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2 charged with intimidating health professional after protests outside home of top N.S. doctor

Click to play video: '2 charged after protests outside Nova Scotia  top doc’s house' 2 charged after protests outside Nova Scotia top doc’s house
WATCH: Two people, including the founder of what’s been described as a neo-fascist militia group, have been charged with criminal harassment and intimidating a health professional after holding protests outside the home of Dr. Robert Strang. The protests outside Nova Scotia’s chief medical officer of health’s home were against COVID-19 rules. Graeme Benjamin reports. – Mar 23, 2022

Two people, including the founder of what’s been described as a neo-fascist militia group, have been charged with criminal harassment and intimidating a health professional after holding protests outside the home of Nova Scotia’s top doctor.

Halifax Regional Police initially issued a news release late Tuesday night saying a man and a woman had been arrested in the 300 block of Pleasant Street in Dartmouth in relation to offences against a “prominent health official.”

It directed all further questions to the RCMP, as the incident happened in their territory.

Read more: N.S. top doc calls protest outside home ‘concerning’ as province lifts most COVID-19 measures

On Wednesday, the RCMP said the two people were involved in protests against COVID-19 restrictions in Fall River.

Neither police release named Dr. Robert Strang, Nova Scotia’s chief medical officer of health, but on Sunday evening a group of protesters gathered outside his house to protest the mask requirement for children in schools.

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Click to play video: 'Nova Scotia’s top doc calls protest outside home ‘concerning’ as province lifts most COVID-19 measures' Nova Scotia’s top doc calls protest outside home ‘concerning’ as province lifts most COVID-19 measures
Nova Scotia’s top doc calls protest outside home ‘concerning’ as province lifts most COVID-19 measures – Mar 21, 2022

The following day, Strang called the protest “concerning” and told Global News that he was up until 2 a.m. that night dealing with prank phone calls.

In its release Wednesday, the RCMP said officers with the Halifax district first responded to a complaint of a protest being held outside a home in the Fall River area on Sunday.

“Police attended and blocked off the area to prevent protestors from interfering with home owners’ property,” it said. “The protest lasted a few hours and protestors left on their own.”

Jeremy MacKenzie, one of the people charged with intimidating a health professional, attended the convoy protests in Ottawa last month. YouTube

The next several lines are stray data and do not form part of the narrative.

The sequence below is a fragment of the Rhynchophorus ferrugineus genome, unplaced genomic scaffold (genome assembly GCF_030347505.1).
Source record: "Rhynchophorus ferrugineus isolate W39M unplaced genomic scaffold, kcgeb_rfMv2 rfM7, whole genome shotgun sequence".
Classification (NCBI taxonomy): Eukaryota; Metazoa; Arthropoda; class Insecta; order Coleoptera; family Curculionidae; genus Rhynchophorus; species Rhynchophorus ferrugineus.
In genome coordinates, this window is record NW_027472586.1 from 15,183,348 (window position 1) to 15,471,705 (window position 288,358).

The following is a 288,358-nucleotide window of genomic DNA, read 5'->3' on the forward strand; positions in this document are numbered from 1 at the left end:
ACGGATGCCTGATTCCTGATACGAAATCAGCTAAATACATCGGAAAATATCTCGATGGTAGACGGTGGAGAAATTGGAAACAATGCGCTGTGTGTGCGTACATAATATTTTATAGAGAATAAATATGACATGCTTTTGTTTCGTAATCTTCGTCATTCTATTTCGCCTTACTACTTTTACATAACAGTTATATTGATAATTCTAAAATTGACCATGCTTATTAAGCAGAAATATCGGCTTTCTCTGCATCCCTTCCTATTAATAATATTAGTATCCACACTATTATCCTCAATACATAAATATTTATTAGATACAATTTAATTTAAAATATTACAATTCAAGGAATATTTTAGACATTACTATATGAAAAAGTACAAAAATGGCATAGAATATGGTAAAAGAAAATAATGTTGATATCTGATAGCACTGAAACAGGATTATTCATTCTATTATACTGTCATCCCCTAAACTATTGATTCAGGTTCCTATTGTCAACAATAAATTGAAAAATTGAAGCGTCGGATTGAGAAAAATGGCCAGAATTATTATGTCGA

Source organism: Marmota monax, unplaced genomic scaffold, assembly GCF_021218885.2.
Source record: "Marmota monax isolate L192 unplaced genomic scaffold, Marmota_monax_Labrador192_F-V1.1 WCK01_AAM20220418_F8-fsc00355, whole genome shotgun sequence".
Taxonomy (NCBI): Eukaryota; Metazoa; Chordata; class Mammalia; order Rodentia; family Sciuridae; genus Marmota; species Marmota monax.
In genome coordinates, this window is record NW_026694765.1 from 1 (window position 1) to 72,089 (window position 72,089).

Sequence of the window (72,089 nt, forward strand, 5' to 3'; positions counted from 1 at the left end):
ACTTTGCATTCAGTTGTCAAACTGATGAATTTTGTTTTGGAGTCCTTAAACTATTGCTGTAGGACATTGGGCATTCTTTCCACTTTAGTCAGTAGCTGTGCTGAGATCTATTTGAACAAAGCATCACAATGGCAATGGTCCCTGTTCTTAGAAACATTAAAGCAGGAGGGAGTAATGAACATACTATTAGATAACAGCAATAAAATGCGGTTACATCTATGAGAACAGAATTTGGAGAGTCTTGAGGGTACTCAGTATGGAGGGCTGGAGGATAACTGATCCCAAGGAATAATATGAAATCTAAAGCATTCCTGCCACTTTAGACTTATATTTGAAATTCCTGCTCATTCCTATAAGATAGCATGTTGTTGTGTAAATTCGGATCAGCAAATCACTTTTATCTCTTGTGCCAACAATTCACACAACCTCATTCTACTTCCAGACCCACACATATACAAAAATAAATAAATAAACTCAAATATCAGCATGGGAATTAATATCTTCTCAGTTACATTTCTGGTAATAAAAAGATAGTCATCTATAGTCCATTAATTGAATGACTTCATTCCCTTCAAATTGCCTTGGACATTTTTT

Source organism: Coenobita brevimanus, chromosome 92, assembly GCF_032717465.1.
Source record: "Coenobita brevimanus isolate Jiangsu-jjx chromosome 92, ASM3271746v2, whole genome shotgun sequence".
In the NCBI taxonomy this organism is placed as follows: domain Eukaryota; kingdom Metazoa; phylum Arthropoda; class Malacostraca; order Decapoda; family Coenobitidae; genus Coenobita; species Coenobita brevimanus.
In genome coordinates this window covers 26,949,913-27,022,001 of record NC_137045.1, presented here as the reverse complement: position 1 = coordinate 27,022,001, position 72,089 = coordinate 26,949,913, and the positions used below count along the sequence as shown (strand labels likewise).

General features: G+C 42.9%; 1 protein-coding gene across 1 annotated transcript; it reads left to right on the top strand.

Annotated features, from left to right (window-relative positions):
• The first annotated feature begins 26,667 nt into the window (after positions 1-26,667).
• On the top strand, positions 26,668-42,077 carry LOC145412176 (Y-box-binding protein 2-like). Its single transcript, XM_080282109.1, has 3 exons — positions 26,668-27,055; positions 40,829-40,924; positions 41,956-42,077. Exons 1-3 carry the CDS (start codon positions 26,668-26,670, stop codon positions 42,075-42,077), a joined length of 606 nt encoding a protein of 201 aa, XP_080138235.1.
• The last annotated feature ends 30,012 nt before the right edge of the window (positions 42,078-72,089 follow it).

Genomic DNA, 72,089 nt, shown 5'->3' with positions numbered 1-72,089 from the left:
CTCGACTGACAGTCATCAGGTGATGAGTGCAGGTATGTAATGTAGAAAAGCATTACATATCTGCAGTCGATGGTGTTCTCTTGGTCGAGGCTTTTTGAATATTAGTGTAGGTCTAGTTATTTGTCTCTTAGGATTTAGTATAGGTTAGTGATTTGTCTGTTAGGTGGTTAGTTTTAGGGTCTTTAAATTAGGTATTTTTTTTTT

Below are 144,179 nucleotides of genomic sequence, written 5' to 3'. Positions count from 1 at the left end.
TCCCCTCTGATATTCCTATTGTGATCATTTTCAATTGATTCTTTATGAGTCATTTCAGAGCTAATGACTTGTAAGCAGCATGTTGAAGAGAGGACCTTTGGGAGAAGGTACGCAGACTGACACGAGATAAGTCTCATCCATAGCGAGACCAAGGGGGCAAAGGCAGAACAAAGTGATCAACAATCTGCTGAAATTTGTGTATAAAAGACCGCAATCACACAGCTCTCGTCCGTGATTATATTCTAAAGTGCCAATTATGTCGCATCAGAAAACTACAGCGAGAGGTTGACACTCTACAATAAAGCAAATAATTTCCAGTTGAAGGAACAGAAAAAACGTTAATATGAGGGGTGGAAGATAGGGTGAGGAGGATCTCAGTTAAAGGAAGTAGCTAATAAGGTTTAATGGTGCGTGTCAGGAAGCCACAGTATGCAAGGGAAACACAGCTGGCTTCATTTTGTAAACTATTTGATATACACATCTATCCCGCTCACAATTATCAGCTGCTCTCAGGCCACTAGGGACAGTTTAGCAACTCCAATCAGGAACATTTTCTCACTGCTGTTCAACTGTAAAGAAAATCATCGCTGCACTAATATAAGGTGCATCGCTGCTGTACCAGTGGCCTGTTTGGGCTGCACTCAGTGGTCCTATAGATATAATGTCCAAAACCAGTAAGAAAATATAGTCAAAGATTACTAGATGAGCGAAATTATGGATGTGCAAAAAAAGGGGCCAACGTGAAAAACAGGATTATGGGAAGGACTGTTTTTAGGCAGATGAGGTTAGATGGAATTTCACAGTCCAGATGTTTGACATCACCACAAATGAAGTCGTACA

Similar protests followed on Monday and Tuesday. While protesters left on their own after a few hours on Monday, Halifax Regional Police made the arrests on Pleasant Street in Dartmouth Tuesday while the protest was occurring “as part of an ongoing investigation into activity associated with the protests.”

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“The protestors (in Fall River) were informed that two people had been arrested for offences related to the protests and the protestors left,” the RCMP said.

“These protests were targeted at an individual and their private residence. The evidence collected during the investigation gave investigators reasonable ground to believe that criminal offences had been committed.”

Read more: Man who attended Ottawa protest convoy arrested on firearms charges

Jeremy Mitchell MacKenzie, 36, of Pictou, along with Morgan May Guptill, 31, of Cole Harbour, have been charged with criminal harassment, mischief, harassing phone calls and intimidation of a health professional.

Both were held in custody overnight and appeared Wednesday in Dartmouth Provincial Court. The pair remain on remand until their next court appearance on Friday, according to the Public Prosecution Service.

MacKenzie, who attended the protest convoy in Ottawa last month, was also recently arrested on firearms charges. He is also the de facto leader of Diagolon, which has been described by the Canadian Anti-Hate Network as a neo-fascist militia group with a sizeable support base across the country.

The network says Diagolon is an accelerationist movement that believes a revolution is inevitable and necessary to collapse the current government system. It wants to build its ideal nation-state, which runs diagonally from Alaska through the western provinces down to Florida.

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Read more: Anti-hate experts concerned about possible neo-fascist involvement at Alberta trucker convoy

Strang declined to comment about the arrests in a statement through Nova Scotia’s Department of Health.

“Dr. Strang wishes to pass along his sincere thanks to law enforcement for their action in addressing the incidents taking place outside of his home,” it said. “As this is now a matter before the courts, he will not be commenting further.”

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